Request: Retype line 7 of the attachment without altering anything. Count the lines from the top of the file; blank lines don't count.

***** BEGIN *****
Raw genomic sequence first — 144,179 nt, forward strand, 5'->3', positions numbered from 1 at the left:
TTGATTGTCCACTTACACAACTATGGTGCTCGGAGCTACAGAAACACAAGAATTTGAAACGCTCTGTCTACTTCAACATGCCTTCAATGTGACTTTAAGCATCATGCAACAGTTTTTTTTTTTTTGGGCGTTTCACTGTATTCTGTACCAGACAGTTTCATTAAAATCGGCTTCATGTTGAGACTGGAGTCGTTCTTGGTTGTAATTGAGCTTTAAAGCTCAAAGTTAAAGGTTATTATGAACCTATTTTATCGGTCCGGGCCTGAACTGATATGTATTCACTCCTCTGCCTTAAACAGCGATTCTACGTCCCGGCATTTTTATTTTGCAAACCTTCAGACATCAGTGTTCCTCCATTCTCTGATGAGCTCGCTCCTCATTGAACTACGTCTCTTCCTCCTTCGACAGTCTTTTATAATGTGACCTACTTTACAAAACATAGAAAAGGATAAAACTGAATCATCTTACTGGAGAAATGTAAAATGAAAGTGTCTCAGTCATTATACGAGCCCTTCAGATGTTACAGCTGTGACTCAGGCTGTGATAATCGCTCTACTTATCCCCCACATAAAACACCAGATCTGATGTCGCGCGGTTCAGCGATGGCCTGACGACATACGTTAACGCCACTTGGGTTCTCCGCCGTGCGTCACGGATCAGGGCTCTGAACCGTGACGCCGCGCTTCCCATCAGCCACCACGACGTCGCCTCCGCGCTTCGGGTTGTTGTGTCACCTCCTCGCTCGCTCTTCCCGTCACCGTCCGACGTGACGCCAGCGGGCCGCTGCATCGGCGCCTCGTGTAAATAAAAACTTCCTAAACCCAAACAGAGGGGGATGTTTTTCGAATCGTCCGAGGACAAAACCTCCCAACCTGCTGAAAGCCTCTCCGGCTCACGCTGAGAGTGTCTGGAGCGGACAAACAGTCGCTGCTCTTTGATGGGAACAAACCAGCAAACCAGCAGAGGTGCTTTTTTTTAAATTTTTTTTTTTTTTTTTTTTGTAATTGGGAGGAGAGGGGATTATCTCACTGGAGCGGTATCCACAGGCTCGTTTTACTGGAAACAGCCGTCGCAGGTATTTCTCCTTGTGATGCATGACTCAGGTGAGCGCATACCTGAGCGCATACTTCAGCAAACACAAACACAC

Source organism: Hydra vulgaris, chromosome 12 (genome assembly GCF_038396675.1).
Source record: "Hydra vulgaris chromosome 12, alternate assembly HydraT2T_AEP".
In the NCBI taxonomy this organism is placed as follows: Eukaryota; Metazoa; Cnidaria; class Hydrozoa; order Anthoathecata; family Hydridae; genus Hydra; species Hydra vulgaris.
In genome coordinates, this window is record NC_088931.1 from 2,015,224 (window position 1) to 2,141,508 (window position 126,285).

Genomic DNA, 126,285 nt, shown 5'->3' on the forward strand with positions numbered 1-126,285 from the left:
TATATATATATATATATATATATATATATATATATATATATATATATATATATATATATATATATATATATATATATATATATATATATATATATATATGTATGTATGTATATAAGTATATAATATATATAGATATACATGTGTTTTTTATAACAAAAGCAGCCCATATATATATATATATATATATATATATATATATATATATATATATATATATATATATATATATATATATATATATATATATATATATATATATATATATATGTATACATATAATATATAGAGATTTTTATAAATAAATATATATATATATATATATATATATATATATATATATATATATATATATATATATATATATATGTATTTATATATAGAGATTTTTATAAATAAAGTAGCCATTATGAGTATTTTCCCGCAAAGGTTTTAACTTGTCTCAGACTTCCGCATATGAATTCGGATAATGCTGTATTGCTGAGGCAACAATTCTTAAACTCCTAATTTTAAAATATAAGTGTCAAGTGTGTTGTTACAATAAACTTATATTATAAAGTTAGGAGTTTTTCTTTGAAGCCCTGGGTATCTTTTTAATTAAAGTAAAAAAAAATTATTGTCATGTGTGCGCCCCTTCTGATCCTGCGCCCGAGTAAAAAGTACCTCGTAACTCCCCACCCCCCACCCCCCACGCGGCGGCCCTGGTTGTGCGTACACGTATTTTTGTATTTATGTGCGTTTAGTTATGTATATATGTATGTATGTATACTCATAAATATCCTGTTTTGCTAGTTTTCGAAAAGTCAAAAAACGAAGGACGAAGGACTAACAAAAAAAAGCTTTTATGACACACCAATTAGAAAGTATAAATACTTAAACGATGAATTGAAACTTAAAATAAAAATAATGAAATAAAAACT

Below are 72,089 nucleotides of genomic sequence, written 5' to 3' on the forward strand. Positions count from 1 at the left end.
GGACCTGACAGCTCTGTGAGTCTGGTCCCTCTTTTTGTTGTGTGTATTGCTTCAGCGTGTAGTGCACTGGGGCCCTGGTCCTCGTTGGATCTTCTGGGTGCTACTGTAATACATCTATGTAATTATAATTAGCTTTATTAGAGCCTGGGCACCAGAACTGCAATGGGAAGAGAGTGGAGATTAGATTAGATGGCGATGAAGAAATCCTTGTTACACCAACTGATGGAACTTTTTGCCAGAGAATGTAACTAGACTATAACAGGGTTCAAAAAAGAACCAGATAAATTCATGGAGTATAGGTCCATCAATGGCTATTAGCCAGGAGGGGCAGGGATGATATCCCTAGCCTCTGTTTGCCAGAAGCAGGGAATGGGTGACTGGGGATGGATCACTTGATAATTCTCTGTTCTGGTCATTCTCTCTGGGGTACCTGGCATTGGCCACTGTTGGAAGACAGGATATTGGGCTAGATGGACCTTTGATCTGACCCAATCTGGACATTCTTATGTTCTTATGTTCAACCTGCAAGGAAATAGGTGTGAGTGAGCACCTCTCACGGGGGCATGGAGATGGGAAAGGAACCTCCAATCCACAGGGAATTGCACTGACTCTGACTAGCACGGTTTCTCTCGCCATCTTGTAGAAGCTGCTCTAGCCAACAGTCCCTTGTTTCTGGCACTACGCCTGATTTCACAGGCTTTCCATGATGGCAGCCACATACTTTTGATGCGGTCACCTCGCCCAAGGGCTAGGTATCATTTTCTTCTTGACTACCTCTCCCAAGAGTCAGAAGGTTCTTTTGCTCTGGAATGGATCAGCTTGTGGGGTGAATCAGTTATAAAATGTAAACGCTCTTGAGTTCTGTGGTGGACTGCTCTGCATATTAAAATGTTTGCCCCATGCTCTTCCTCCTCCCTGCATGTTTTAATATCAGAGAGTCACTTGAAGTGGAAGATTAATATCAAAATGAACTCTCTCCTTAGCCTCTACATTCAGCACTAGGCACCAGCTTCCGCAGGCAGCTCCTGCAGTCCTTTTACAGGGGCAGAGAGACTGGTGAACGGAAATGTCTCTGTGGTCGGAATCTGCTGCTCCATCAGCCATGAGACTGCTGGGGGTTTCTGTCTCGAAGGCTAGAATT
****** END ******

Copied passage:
Genomic DNA, 126,285 nt, shown 5'->3' on the forward strand with positions numbered 1-126,285 from the left: